By Cynthia Gibson
CULVER CITY — The City Council approved permanent rent control and tenant protection ordinances Sept. 29, replacing an interim rent control ordinance that was set to expire Oct. 31.
The renter protection ordinance was adopted on a unanimous vote, while Culver City Mayor Göran Eriksson was the lone dissenter adopting the rent control ordinance. The two ordinances will go into effect Oct. 29.
Less than 10 people spoke before the final adoption of the ordinances, compared to over 40 voicing their opinion during a special City Council meeting Sept. 21, when the ordinances were introduced. While the majority of speakers at the earlier meeting favored adopting the ordinances, most at the later meeting implored City Council members to reconsider or delay the vote.
The rent control ordinance caps annual rent increases at an amount not exceeding inflation and establishes a method for landlords to pass renovation costs onto tenants without exceeding 3% of the tenant’s rent. Landlords would be permitted to raise rent to market rate once a tenant moves out, with some exceptions.
The tenant protection ordinance would prohibit evictions except for no-fault or for-cause reasons. It would also require landlords to pay relocation assistance, prevent tenant harassment and require temporary tenant relocation assistance in the event of construction work rendering the apartment uninhabitable.
According to a fiscal analysis in a Sept. 29 staff report, the annual cost of the permanent program is expected to range from $650,000 and $950,000 annually. Landlord and tenant petitions and/or appeals could increase costs by an additional $100,000. New rental registration fees associated with the program could potentially offset the program cost by generating $650,000 to $1.5 million annually, depending on the per unit cost imposed on landlords.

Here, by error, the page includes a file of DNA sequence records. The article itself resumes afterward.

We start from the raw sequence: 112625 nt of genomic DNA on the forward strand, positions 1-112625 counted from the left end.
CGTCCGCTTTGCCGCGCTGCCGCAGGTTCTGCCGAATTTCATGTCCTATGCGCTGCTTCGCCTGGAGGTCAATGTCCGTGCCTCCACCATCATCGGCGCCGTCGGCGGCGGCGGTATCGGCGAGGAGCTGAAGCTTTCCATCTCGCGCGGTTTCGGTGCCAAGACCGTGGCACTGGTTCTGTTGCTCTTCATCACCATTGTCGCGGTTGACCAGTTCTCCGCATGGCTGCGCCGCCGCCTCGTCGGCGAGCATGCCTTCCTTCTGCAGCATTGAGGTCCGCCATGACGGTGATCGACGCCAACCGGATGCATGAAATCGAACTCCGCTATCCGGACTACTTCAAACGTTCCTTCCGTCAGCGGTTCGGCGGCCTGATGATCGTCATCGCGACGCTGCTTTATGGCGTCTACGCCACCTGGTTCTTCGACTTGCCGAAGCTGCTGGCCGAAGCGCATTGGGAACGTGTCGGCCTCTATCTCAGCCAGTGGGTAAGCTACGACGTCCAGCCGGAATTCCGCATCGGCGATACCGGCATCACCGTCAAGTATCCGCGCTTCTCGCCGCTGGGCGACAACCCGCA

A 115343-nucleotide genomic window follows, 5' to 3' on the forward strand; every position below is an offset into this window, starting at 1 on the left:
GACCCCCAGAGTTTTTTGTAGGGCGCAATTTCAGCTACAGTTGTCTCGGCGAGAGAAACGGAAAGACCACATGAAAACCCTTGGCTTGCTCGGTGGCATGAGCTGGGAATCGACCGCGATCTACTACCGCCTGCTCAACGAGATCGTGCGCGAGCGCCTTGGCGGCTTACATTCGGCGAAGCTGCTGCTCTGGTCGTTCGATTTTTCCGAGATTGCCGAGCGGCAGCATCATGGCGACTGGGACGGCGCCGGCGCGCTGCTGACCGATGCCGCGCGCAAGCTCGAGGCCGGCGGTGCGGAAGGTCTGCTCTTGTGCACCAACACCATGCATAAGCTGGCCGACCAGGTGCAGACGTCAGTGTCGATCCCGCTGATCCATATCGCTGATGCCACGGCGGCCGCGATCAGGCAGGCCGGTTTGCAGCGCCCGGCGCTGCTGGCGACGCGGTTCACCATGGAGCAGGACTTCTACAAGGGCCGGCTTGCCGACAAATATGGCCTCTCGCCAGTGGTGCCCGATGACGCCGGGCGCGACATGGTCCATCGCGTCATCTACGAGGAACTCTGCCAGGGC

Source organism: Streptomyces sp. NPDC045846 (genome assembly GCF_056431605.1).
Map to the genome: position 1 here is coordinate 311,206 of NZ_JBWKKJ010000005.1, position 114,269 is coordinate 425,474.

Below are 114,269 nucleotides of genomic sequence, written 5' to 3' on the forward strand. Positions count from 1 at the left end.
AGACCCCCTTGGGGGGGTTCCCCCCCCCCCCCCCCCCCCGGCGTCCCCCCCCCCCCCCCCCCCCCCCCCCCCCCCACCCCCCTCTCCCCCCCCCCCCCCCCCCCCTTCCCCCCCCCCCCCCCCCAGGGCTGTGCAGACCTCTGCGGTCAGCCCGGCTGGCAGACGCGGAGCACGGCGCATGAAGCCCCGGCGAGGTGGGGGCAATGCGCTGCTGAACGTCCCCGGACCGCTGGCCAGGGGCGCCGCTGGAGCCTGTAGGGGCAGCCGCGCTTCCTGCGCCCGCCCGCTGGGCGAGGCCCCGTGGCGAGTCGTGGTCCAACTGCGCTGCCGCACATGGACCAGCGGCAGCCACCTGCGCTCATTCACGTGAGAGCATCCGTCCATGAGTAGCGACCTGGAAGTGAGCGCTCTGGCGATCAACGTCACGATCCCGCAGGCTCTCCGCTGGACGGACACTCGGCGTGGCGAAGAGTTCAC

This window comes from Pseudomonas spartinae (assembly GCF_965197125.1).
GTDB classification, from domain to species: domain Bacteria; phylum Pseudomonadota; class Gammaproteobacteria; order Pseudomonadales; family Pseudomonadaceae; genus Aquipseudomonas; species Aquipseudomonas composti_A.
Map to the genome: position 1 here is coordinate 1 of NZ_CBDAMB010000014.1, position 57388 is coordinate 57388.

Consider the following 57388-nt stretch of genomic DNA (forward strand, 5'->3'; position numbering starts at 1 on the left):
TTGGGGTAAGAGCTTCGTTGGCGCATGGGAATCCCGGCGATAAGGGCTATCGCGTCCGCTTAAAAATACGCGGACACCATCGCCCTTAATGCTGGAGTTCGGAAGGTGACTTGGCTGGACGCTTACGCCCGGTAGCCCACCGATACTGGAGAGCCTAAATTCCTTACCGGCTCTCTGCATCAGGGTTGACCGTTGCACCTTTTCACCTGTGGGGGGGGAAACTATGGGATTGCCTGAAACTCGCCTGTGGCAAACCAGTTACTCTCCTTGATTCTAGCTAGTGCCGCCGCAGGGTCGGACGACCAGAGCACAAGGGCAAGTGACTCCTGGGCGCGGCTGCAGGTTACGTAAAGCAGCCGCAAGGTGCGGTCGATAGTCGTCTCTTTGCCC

In his comment, local landlord Mark Salkin referenced BAE Urban Economics’ Long-Term Rent Control Study focusing on Culver City, taking issue with the finding that 43% of the city’s renters are cost burdened or spend more than 30% of their income on rent.
”What about the 57% that are not overburdened? What about landlords who live on their retirement checks? What about landlords subsidizing tenants who earn more than the landlords and take advantage of the rent control?” Salkin said.
Another landlord, Dennis Page, chided the City Council for incurring extra costs by adopting a local rent control ordinance rather than adhering to the state’s rent control law at no cost.
“Shame on you. You’re about to approve ordinances that will put rental owners out of business,” Page said. “You could help 2,000 tenants, but, no, you will replace a strong statewide program that’s free for a local program with significant disincentive for rental providers.”
Yasmine-Imani McMorrin, a member of Protect Culver City Renters, thanked the City Council for “showing up for renters.”
“I’m really grateful that renters were listened to,” she said. “There were some concessions made, we didn’t win on every point, but I’m really grateful for the political courage and the will that this council has shown for our community members who are vulnerable,” McMorrin said.
Culver City voters will have the opportunity to vote on Ballot Measure B Nov. 3, which amends Chapter 15.09 of the Culver City Municipal Code to require “voter approval of any ordinance establishing interim or permanent rent control or prohibition on residential rent increases . . . adopted by the Culver City Council after Jan. 1, 2019.” Voting for Measure B would nullify the rent control ordinance, which would only go into effect if voters approve it as a ballot measure.
Cynthia Gibson is a freelance reporter for Wave Newspapers who covers Culver City and West Los Angeles. She can be reached at email@example.com.